Again, today's entry is not about integration... well maybe a little. Given that, I want to point out two episodes which put attention to one idea about integration, an idea I call localness. The two episodes were: The Merchant of Mayberry and Lawman Barney. They both dealt with a similar topic- local business and localness. In the first show, we learn of a local man who peddles his wares door to door. He is tired of that and sits a spell in front of the local established grocery. Andy and Barney (two main characters) find him there and suggest he stops peddling and sets up business right there on the streets (which is against the towns ordinances reiterated by the local establishment) So, Andy and Barney provide a store on an empty lot and the story goes... the local establishment does not like the little competition and makes a fuss and Andy and Barney do all they can to help the peddler friend and anger the local 'old meany' establishment. In the end, the local establishment becomes more innovative as a merchant and starts to have an impact on the little shop on the lot. Soon, the little shop is nearly put out of business. Andy intervenes again and the story ends well with the peddler friend getting hired by the local establishment.
In the second episode, the peddlers are not local and this is brought to the viewers attention immediately. In fact, the peddlers (operating a farm stand off a flat bed of a truck) appear as villains/crooks even. Barney is at first to cowardly to run them off and Andy intervenes. To the outsider peddlers, Andy appears more of an authority to pay attention to and do as he says... move on. No where in this episode do we meet the local establishment that the ordinance is to protect but we are made aware of it by Andy.
The title of this "Lawman Barney" though Andy was the 'real' lawman that was respected at first, is because Andy learns of Barney's first cowardly attempt and helps his friend out with some advice and then intervention which Barney does not realize until much later. By the end of the show, Barney becomes the Lawman he should be and the outsider peddlers move on.

Now, what can we take from this? That a free market does not exist really because local establishments call the shots and control the law??? Or that local people trust locals... people they can feel sympathetic to because they are after all 'local' as it was with the known Mayberry peddler/friend in the first mentioned episode??? Or, can we also take from these shows a sense of localness, solidarity and civil society where people protect their own and shun outsiders.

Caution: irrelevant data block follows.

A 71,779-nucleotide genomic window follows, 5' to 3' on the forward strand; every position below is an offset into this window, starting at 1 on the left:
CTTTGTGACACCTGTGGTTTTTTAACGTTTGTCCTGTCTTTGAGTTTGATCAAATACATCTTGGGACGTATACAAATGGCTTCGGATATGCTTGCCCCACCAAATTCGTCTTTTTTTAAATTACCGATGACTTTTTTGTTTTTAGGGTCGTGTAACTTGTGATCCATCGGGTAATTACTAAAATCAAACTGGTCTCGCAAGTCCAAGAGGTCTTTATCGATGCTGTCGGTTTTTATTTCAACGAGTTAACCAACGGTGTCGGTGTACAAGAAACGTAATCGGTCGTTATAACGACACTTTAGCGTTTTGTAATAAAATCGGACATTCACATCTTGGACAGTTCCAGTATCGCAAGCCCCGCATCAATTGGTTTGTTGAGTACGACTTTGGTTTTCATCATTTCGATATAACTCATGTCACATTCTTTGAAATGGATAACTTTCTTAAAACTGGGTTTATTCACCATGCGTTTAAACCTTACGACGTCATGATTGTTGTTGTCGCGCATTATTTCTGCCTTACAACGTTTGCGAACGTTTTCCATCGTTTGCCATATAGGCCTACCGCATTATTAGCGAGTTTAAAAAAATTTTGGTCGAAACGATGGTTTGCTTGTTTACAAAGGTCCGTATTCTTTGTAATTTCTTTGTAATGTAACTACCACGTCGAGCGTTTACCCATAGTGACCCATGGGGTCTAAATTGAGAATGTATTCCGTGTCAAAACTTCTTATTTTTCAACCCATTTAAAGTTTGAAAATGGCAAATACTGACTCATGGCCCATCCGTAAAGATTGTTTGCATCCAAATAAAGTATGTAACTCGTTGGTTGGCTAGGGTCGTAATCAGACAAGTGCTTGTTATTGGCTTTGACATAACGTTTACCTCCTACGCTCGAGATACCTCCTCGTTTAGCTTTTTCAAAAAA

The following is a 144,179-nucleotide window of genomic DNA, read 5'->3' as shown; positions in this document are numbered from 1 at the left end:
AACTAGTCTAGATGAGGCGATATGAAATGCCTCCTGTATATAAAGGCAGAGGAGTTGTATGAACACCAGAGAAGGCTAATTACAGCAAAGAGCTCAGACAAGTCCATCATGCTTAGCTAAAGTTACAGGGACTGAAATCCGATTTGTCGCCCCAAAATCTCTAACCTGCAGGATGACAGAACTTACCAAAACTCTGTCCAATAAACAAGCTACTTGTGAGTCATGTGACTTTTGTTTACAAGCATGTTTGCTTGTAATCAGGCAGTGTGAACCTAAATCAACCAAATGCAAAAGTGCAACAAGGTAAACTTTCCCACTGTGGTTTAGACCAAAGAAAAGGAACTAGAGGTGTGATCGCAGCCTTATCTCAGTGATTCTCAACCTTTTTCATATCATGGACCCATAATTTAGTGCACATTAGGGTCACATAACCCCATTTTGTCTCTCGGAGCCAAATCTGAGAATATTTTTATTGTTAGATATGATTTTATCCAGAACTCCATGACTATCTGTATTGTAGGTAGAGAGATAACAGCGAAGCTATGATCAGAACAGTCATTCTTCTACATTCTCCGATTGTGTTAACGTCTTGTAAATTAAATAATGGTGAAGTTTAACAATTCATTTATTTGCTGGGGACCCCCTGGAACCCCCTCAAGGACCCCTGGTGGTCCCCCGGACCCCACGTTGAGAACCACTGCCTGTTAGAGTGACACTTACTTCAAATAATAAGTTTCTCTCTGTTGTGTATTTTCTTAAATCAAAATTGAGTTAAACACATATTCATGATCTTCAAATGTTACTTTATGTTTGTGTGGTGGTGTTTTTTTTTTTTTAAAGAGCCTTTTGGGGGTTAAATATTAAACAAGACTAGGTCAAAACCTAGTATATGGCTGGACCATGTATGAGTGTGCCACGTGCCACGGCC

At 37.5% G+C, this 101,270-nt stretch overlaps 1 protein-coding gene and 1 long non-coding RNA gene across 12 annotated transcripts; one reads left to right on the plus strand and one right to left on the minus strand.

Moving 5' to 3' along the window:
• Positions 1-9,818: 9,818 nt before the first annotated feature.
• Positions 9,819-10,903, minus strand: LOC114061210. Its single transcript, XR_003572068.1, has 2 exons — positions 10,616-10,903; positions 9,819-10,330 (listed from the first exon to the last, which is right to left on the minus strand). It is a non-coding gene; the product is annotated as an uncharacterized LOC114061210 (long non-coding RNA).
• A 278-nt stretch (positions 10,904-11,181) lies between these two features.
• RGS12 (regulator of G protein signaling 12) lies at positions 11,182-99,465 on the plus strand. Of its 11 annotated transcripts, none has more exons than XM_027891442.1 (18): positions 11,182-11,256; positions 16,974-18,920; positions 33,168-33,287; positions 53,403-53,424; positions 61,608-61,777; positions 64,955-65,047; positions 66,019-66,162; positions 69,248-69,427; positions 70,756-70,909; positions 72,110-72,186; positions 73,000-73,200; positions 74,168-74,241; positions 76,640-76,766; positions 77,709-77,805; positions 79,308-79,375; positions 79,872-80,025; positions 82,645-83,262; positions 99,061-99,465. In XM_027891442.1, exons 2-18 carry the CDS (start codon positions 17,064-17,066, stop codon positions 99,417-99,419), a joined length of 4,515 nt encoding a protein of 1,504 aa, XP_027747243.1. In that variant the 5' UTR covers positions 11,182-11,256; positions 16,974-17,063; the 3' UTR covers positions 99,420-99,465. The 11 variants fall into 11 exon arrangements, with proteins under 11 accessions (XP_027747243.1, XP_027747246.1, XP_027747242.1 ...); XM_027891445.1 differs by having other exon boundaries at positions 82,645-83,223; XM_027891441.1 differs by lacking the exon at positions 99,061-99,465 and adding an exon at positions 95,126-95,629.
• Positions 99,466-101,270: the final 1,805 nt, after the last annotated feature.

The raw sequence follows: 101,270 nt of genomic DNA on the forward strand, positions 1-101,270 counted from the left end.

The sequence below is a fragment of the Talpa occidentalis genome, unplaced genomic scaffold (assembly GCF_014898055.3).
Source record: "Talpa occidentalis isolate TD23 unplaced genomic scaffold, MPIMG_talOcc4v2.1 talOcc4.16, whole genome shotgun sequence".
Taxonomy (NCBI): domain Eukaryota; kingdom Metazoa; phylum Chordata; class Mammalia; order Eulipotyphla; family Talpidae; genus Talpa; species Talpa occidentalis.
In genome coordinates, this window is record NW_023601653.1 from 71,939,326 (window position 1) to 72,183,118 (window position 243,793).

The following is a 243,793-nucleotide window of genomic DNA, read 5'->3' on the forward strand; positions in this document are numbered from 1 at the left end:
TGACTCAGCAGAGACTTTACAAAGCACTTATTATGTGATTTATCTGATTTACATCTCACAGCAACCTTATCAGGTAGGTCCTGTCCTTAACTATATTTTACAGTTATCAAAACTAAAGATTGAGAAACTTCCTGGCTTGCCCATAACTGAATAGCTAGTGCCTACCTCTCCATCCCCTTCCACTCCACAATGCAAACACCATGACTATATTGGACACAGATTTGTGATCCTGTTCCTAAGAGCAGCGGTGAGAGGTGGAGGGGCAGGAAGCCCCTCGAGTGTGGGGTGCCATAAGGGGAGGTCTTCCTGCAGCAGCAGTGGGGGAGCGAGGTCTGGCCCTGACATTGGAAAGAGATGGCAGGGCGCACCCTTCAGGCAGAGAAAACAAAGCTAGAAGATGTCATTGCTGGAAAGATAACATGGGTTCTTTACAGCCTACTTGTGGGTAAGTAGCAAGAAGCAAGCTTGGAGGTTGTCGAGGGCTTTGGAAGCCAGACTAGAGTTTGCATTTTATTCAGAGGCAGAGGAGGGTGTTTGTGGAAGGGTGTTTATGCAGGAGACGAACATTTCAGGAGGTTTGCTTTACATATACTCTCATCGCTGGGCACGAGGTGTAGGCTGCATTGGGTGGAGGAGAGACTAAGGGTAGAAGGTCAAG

Probably a little of all of the above. If only we had local authority like Andy Griffth to make things come out right at least for local people.

1 comment :

  1. What we didn't see in either episodes was this all-too common in modern America scenario: Big huge chain store wants into the local market. Politicians pandering to locals for votes want big chain store. Big chain store demands tax incentives and protections from small local businesses. Politicians agree. Big chain store comes. Small local businesses suffer. Some even try to place a mobile kiosk on parking lot of big chain store. Local lawmen tell small business kiosk owner to get off big chain store's premises.
    This is the far more common scenario that is being repeated day in a day out all over American and even the world than the Andy Griffith scenarios mentioned above. Local people are being driven to either: A) work for low wages at big chain store B): struggle to compete with their own local store or C): go unemployed and live off government welfare - while shopping at big chain store.